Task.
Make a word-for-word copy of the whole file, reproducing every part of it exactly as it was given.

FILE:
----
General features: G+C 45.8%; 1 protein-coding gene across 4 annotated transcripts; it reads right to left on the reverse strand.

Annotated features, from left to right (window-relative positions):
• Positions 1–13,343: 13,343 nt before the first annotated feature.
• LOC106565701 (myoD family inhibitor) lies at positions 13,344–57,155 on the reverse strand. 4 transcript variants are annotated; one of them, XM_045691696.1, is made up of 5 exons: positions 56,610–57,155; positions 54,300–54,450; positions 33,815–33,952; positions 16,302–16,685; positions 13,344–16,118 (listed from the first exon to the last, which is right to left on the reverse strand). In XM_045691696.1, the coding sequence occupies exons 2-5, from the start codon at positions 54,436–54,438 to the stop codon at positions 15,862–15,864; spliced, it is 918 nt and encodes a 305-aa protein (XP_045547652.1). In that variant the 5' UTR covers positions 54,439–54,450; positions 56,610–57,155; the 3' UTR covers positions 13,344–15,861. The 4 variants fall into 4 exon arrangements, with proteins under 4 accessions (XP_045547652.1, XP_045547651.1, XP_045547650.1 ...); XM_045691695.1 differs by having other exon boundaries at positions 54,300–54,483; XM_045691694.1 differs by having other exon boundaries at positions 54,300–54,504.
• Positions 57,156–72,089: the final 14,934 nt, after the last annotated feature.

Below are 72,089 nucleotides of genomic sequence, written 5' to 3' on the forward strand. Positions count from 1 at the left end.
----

General features: G+C 45.8%; 1 protein-coding gene across 4 annotated transcripts; it reads right to left on the reverse strand.

Annotated features, from left to right (window-relative positions):
• Positions 1–13,343: 13,343 nt before the first annotated feature.
• LOC106565701 (myoD family inhibitor) lies at positions 13,344–57,155 on the reverse strand. 4 transcript variants are annotated; one of them, XM_045691696.1, is made up of 5 exons: positions 56,610–57,155; positions 54,300–54,450; positions 33,815–33,952; positions 16,302–16,685; positions 13,344–16,118 (listed from the first exon to the last, which is right to left on the reverse strand). In XM_045691696.1, the coding sequence occupies exons 2-5, from the start codon at positions 54,436–54,438 to the stop codon at positions 15,862–15,864; spliced, it is 918 nt and encodes a 305-aa protein (XP_045547652.1). In that variant the 5' UTR covers positions 54,439–54,450; positions 56,610–57,155; the 3' UTR covers positions 13,344–15,861. The 4 variants fall into 4 exon arrangements, with proteins under 4 accessions (XP_045547652.1, XP_045547651.1, XP_045547650.1 ...); XM_045691695.1 differs by having other exon boundaries at positions 54,300–54,483; XM_045691694.1 differs by having other exon boundaries at positions 54,300–54,504.
• Positions 57,156–72,089: the final 14,934 nt, after the last annotated feature.

Below are 72,089 nucleotides of genomic sequence, written 5' to 3' on the forward strand. Positions count from 1 at the left end.